07 Oct Signature Strikes: Everything Old Is New Again
I’m currently writing an article for the Journal of International Criminal Justice on the legality of signature drone strikes under international humanitarian law and international human rights law. I will link to the article when it’s done (two weeks or so), but I couldn’t resist posting the following quotes — the first from the New York Times, describing the Obama administration’s definition of “combatant” for purposes of signature strikes; the second by Lt. William Calley, whose orders led to the My Lai massacre during the Vietnam War:
NYT: “Mr. Obama embraced a disputed method for counting civilian casualties that did little to box him in. It in effect counts all military-age males in a strike zone as combatants, according to several administration officials, unless there is explicit intelligence posthumously proving them innocent. Counterterrorism officials insist this approach is one of simple logic: people in an area of known terrorist activity, or found with a top Qaeda operative, are probably up to no good.”
Lt. Calley: “If those people weren’t all VC then prove it to me. Show me that someone helped us and fought the VC. Show me that someone wanted us: one example only! I didn’t see any… Our task force commander’s staff said it’s a VC area and everyone there was a VC or a VC sympathizer. And that’s because he just isn’t young enough or old enough to do anything but sympathize.”
Bad ideas, unfortunately, never go out of style.
The only problem with using a quote from Calley is that it might reinforce the idea that both the My Lai massacre and Calley’s thoughts were exceptional, yet in many respects they were not. Indeed, Calley’s reasoning was wholly derived from those up the chain of command, as is clear from the remark: “Our task force commander’s staff said it’s a VC area and everyone there was a VC or a VC sympathizer.” In fact this represents a fairly widespread mindset at the time, something very clear from interviews then and later with numerous Vietnam War veterans, particularly those who came out against the war. In Vietnam, it was intrinsic to the logic of free-fire zones, strategic hamlets, saturation bombing…and was reinforced by the brutalizing and dehumanizing effects of battle upon soldiers (as discussed, among others, by Robert Jay Lifton).
Absolutely — Sam Moyn made the same point to me. I discuss free-fire zones in the article; I just liked the Calley quote because of its eerie parallels with signature strikes.
I recommend caution in describing what is and what is not the USG position. Assuming there is a source document, at best what we have is the understanding of that document by unnamed individuals (do they exercise any role in the process?), that they have apparently communicated to a reporter, that the reporter has then written. It may be that what was ultimately written in the NYT is not exactly what appears in the orignal document (assuming the existence thereof).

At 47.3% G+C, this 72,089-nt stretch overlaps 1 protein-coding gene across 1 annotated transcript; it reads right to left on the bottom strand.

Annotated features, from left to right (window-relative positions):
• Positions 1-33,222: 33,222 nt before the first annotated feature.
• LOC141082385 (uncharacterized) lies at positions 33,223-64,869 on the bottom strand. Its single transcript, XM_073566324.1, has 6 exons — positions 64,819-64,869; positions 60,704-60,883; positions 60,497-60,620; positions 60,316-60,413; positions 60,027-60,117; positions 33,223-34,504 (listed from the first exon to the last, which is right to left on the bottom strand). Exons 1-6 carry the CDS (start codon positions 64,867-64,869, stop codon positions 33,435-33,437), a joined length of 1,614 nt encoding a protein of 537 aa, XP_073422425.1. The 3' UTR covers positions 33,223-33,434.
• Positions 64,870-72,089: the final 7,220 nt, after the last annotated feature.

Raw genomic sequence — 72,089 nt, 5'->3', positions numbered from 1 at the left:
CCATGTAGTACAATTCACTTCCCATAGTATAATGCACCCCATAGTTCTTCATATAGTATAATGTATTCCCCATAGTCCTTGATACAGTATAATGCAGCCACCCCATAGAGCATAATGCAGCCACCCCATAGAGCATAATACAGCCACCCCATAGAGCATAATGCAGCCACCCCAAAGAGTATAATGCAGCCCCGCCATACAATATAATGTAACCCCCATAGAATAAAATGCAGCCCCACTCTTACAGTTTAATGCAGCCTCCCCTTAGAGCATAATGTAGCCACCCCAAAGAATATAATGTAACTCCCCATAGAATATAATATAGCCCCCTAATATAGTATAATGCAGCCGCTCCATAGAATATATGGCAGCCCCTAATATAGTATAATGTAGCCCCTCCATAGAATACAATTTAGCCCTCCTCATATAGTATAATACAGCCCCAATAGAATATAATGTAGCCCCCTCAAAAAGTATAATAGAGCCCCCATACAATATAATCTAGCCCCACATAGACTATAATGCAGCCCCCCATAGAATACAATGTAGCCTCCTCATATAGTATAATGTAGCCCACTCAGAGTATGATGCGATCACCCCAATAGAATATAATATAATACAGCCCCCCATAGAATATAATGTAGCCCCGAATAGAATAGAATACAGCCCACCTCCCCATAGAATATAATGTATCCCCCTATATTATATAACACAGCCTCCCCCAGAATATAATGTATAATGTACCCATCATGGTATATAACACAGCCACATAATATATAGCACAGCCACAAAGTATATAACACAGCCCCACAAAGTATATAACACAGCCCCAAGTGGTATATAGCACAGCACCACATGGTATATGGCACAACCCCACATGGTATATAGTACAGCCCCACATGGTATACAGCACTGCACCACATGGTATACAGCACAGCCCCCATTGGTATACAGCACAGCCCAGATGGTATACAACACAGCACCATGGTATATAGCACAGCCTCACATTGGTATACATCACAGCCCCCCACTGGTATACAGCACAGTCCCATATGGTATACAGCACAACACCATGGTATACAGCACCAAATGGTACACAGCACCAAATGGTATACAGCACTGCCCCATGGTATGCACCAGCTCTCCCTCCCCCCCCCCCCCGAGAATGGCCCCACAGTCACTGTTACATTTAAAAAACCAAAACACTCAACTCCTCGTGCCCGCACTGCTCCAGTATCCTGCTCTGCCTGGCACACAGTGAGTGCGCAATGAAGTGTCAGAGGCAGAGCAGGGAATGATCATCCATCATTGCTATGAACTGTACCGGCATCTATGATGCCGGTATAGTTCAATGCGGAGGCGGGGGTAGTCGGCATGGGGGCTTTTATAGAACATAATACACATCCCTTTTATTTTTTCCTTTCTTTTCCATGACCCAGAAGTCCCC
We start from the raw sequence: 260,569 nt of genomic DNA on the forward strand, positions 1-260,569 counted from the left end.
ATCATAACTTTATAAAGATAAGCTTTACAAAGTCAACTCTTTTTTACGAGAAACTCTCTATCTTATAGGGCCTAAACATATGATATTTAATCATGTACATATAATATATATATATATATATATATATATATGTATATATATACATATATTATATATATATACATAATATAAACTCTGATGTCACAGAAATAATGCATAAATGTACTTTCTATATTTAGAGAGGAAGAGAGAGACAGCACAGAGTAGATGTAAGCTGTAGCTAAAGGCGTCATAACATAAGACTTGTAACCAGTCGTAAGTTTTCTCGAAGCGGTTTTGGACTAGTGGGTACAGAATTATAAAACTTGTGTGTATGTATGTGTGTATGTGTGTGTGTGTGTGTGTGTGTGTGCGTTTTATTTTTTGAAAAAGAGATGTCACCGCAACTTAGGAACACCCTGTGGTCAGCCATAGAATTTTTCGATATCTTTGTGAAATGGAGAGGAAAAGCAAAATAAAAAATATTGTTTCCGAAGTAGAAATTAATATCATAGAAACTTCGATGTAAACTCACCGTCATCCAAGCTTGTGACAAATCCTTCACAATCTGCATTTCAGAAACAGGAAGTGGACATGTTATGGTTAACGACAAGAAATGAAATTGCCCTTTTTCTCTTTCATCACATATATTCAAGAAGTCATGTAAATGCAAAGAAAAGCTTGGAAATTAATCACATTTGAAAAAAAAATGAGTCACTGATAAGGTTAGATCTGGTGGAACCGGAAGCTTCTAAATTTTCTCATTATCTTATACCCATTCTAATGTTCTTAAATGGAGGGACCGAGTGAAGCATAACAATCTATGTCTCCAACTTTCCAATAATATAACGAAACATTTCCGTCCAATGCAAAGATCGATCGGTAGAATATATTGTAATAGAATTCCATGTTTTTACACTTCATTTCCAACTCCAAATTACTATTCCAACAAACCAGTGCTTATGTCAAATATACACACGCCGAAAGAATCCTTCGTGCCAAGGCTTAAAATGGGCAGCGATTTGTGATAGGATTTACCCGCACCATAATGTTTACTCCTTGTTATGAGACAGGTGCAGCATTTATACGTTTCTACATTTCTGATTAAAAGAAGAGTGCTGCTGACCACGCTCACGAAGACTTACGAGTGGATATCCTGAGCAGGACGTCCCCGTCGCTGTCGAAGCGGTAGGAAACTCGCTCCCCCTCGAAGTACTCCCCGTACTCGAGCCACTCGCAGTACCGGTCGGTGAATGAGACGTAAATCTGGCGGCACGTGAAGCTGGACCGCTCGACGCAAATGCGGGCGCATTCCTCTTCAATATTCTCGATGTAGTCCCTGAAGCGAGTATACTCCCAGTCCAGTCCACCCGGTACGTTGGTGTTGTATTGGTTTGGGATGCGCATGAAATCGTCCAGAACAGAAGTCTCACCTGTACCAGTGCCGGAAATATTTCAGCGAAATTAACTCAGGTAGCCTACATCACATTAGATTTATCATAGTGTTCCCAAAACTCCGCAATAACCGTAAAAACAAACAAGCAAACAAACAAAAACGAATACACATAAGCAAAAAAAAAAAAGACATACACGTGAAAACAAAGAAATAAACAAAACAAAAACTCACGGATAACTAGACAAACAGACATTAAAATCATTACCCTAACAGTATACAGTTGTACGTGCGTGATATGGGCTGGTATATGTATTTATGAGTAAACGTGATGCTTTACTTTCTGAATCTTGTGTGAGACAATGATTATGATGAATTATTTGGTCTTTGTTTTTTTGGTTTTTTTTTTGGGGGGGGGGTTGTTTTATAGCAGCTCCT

For example, I hear many references to Turkey’s counter-battery fire into Syria being ‘retaliation’. I have been unable to locate any orignal statements from Turkey to, for instance, the UNSC, but I hope they do not describe it has ‘retalation.
I agree — but we also cannot permit the USG’s lack of transparency concerning the criteria it uses for signature strikes to insulate it from criticism. Until such time as the USG formally disavows the statements its officials make to reporters and explains its actual position, we are entitled to take those officials at their word.
Military legal advisers employ principles (that offer a the legal framework for assessing the legality of employing military force to achieve an objective) prior to targeting. This isn’t necessarily the same as the battle damage assessment made after targeting. I read the article in that context.
I am reasonably certain Calley did not check with appointed legal advisors before he razed the village. So I wouldn’t say nothing has changed.
Re:”The only problem with using a quote from Calley is that it might reinforce the idea that both the My Lai massacre and Calley’s thoughts were exceptional, yet in many respects they were not.” Colin Powell was put in charge of investigating Spc. 4 Tom Glen’s letter to Gen. Creighton Abrams complaining about members of his unit who “for mere pleasure, fire indiscriminately into Vietnamese homes and without provocation or justification shoot at the people themselves.” If Powell had conducted a proper investigation, the details of the My Lai massacre would have come to light much sooner, but he dismissed the allegations and closed the unit-level official investigation. Powell’s autobiography actually contains a “money quote” that illustrates the point KJH is trying to drive home: “I recall a phrase we used in the field, MAM, for military-age male. If a helo spotted a peasant in black pajamas who looked remotely suspicious, a possible MAM, the pilot would circle and fire in front of him. If he moved, his movement was judged evidence of hostile intent, and the next burst was not in front, but at him. Brutal? Maybe so. But an able battalion commander with whom I had… Read more »
[…] a short post from Kevin Jon Heller at Opinio Juris that addresses the issue by juxtaposing two quotations. […]